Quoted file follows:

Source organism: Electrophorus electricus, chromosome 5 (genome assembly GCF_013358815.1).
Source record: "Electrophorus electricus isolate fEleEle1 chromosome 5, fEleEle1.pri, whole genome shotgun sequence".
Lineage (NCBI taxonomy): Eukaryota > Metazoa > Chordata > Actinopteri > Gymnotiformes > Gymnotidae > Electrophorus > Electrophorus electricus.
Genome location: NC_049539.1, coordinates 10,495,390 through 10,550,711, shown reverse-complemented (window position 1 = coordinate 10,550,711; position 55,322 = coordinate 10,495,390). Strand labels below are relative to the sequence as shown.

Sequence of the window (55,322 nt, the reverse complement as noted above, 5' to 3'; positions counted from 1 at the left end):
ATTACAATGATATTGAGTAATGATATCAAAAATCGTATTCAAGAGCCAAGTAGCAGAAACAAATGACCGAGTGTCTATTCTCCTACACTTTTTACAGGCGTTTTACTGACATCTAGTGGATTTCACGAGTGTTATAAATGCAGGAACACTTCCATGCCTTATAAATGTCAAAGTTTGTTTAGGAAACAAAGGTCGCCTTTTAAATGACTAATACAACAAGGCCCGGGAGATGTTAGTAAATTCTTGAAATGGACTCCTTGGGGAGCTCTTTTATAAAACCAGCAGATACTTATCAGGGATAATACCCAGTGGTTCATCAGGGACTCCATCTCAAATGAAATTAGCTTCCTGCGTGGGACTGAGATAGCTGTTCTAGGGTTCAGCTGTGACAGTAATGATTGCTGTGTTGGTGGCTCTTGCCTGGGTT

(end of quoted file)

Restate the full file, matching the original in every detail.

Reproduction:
Source organism: Electrophorus electricus, chromosome 5 (genome assembly GCF_013358815.1).
Source record: "Electrophorus electricus isolate fEleEle1 chromosome 5, fEleEle1.pri, whole genome shotgun sequence".
Lineage (NCBI taxonomy): Eukaryota > Metazoa > Chordata > Actinopteri > Gymnotiformes > Gymnotidae > Electrophorus > Electrophorus electricus.
Genome location: NC_049539.1, coordinates 10,495,390 through 10,550,711, shown reverse-complemented (window position 1 = coordinate 10,550,711; position 55,322 = coordinate 10,495,390). Strand labels below are relative to the sequence as shown.

Sequence of the window (55,322 nt, the reverse complement as noted above, 5' to 3'; positions counted from 1 at the left end):
ATTACAATGATATTGAGTAATGATATCAAAAATCGTATTCAAGAGCCAAGTAGCAGAAACAAATGACCGAGTGTCTATTCTCCTACACTTTTTACAGGCGTTTTACTGACATCTAGTGGATTTCACGAGTGTTATAAATGCAGGAACACTTCCATGCCTTATAAATGTCAAAGTTTGTTTAGGAAACAAAGGTCGCCTTTTAAATGACTAATACAACAAGGCCCGGGAGATGTTAGTAAATTCTTGAAATGGACTCCTTGGGGAGCTCTTTTATAAAACCAGCAGATACTTATCAGGGATAATACCCAGTGGTTCATCAGGGACTCCATCTCAAATGAAATTAGCTTCCTGCGTGGGACTGAGATAGCTGTTCTAGGGTTCAGCTGTGACAGTAATGATTGCTGTGTTGGTGGCTCTTGCCTGGGTT